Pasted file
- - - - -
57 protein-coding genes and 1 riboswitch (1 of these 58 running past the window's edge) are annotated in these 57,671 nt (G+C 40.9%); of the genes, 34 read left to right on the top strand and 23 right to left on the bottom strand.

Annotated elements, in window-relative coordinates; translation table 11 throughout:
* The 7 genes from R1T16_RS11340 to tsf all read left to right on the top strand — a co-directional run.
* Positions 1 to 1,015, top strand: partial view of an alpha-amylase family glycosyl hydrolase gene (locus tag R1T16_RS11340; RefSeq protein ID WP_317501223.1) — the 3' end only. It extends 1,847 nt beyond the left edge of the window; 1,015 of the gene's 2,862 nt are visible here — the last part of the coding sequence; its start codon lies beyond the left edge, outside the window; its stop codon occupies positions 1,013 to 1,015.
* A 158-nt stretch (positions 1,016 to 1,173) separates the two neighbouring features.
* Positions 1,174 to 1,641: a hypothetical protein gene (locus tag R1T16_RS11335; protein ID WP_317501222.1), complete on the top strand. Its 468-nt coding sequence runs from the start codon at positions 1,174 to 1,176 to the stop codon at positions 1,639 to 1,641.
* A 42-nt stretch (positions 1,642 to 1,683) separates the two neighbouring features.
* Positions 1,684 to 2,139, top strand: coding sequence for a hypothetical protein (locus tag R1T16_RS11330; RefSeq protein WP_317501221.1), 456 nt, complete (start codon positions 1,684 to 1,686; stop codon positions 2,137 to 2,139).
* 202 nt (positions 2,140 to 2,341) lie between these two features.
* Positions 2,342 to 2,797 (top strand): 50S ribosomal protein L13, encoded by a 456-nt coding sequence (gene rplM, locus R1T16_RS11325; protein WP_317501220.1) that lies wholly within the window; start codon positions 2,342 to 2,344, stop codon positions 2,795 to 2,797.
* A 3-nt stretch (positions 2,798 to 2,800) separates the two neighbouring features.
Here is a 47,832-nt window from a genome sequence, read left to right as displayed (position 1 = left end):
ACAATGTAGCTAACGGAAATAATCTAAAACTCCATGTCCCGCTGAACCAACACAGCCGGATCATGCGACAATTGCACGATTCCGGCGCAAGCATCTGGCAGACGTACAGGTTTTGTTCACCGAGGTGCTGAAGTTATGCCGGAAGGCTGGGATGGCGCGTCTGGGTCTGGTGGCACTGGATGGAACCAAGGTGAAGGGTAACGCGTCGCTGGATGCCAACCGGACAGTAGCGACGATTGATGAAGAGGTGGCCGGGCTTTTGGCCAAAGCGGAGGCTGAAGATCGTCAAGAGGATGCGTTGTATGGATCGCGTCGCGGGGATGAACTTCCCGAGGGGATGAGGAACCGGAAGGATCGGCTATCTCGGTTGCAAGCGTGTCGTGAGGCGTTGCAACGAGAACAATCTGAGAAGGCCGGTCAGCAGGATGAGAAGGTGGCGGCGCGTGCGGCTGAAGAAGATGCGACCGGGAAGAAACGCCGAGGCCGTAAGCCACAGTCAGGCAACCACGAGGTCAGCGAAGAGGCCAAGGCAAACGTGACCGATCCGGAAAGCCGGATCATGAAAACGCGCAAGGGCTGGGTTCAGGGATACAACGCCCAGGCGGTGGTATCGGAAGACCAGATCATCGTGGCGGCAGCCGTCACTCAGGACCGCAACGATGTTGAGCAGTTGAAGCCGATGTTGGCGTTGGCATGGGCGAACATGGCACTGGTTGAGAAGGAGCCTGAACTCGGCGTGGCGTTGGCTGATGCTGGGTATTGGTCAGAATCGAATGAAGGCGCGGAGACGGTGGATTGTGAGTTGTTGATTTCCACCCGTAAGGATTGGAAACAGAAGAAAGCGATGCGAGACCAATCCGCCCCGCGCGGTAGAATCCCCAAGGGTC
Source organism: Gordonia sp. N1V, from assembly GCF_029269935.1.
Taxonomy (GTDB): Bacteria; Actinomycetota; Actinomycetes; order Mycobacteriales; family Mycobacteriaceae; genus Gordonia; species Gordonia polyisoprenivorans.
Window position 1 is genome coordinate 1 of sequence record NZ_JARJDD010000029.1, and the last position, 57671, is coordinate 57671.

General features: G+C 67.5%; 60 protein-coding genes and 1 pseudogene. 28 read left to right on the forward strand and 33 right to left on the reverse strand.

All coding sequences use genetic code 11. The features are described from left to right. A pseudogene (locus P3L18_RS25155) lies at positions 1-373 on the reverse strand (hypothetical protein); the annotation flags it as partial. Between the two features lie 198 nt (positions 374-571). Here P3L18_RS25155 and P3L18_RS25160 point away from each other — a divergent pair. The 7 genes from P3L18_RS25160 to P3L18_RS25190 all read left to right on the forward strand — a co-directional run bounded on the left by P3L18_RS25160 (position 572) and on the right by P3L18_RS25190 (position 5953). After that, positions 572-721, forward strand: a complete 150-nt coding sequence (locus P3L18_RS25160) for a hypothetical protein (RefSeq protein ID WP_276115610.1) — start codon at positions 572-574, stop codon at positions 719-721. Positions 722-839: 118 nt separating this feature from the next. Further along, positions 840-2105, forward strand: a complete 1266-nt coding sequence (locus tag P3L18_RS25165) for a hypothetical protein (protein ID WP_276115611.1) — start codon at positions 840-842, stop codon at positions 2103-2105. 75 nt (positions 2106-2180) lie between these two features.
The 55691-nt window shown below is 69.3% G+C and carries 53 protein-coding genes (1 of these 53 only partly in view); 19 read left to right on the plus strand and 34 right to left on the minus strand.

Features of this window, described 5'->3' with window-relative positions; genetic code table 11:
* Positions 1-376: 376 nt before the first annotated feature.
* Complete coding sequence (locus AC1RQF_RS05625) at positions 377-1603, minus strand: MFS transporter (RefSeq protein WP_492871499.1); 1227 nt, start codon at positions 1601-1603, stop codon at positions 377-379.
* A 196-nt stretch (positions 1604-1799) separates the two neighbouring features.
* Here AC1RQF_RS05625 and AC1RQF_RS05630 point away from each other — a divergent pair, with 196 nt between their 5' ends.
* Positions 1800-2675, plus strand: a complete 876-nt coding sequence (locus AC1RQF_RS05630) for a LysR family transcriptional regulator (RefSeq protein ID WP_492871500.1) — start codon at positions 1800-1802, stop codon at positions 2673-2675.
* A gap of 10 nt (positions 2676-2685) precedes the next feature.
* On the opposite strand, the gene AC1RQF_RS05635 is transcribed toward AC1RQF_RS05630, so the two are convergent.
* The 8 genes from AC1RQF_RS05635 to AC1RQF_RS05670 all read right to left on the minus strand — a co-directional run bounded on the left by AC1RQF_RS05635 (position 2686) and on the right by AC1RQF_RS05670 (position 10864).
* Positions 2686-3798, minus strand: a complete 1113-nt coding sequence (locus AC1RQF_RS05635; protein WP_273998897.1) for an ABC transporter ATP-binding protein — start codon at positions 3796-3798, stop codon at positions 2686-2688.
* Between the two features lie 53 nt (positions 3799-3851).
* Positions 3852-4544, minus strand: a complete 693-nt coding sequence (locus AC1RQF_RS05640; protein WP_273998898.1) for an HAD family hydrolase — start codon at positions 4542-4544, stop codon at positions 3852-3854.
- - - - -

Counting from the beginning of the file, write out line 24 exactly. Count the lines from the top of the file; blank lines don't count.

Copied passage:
* Here AC1RQF_RS05625 and AC1RQF_RS05630 point away from each other — a divergent pair, with 196 nt between their 5' ends.